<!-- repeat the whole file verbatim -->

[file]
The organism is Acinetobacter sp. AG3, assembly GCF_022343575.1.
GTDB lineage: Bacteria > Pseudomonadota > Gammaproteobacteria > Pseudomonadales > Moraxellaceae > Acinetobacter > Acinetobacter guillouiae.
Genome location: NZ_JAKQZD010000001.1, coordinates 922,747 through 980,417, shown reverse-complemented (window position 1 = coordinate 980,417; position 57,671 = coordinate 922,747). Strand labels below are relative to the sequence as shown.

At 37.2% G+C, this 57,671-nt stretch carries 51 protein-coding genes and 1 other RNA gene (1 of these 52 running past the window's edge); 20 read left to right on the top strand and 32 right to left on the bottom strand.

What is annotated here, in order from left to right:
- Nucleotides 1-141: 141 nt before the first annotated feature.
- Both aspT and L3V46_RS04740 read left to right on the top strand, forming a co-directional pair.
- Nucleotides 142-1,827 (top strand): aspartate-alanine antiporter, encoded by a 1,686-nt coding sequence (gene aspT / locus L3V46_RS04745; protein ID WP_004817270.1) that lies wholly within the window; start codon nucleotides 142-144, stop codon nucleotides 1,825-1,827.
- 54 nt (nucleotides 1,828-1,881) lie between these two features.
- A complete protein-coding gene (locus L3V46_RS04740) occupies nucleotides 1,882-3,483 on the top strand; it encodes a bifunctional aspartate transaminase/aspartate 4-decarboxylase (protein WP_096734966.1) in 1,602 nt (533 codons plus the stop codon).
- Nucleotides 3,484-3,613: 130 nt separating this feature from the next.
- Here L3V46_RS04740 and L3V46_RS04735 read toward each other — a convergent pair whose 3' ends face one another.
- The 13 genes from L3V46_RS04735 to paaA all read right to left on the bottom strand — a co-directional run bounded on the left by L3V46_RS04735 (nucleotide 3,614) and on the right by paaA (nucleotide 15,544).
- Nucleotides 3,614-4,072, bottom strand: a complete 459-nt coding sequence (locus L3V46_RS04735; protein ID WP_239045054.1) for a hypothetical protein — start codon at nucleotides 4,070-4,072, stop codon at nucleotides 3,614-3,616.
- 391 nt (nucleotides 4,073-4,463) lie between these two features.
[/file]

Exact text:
The organism is Acinetobacter sp. AG3, assembly GCF_022343575.1.
GTDB lineage: Bacteria > Pseudomonadota > Gammaproteobacteria > Pseudomonadales > Moraxellaceae > Acinetobacter > Acinetobacter guillouiae.
Genome location: NZ_JAKQZD010000001.1, coordinates 922,747 through 980,417, shown reverse-complemented (window position 1 = coordinate 980,417; position 57,671 = coordinate 922,747). Strand labels below are relative to the sequence as shown.

At 37.2% G+C, this 57,671-nt stretch carries 51 protein-coding genes and 1 other RNA gene (1 of these 52 running past the window's edge); 20 read left to right on the top strand and 32 right to left on the bottom strand.

What is annotated here, in order from left to right:
- Nucleotides 1-141: 141 nt before the first annotated feature.
- Both aspT and L3V46_RS04740 read left to right on the top strand, forming a co-directional pair.
- Nucleotides 142-1,827 (top strand): aspartate-alanine antiporter, encoded by a 1,686-nt coding sequence (gene aspT / locus L3V46_RS04745; protein ID WP_004817270.1) that lies wholly within the window; start codon nucleotides 142-144, stop codon nucleotides 1,825-1,827.
- 54 nt (nucleotides 1,828-1,881) lie between these two features.
- A complete protein-coding gene (locus L3V46_RS04740) occupies nucleotides 1,882-3,483 on the top strand; it encodes a bifunctional aspartate transaminase/aspartate 4-decarboxylase (protein WP_096734966.1) in 1,602 nt (533 codons plus the stop codon).
- Nucleotides 3,484-3,613: 130 nt separating this feature from the next.
- Here L3V46_RS04740 and L3V46_RS04735 read toward each other — a convergent pair whose 3' ends face one another.
- The 13 genes from L3V46_RS04735 to paaA all read right to left on the bottom strand — a co-directional run bounded on the left by L3V46_RS04735 (nucleotide 3,614) and on the right by paaA (nucleotide 15,544).
- Nucleotides 3,614-4,072, bottom strand: a complete 459-nt coding sequence (locus L3V46_RS04735; protein ID WP_239045054.1) for a hypothetical protein — start codon at nucleotides 4,070-4,072, stop codon at nucleotides 3,614-3,616.
- 391 nt (nucleotides 4,073-4,463) lie between these two features.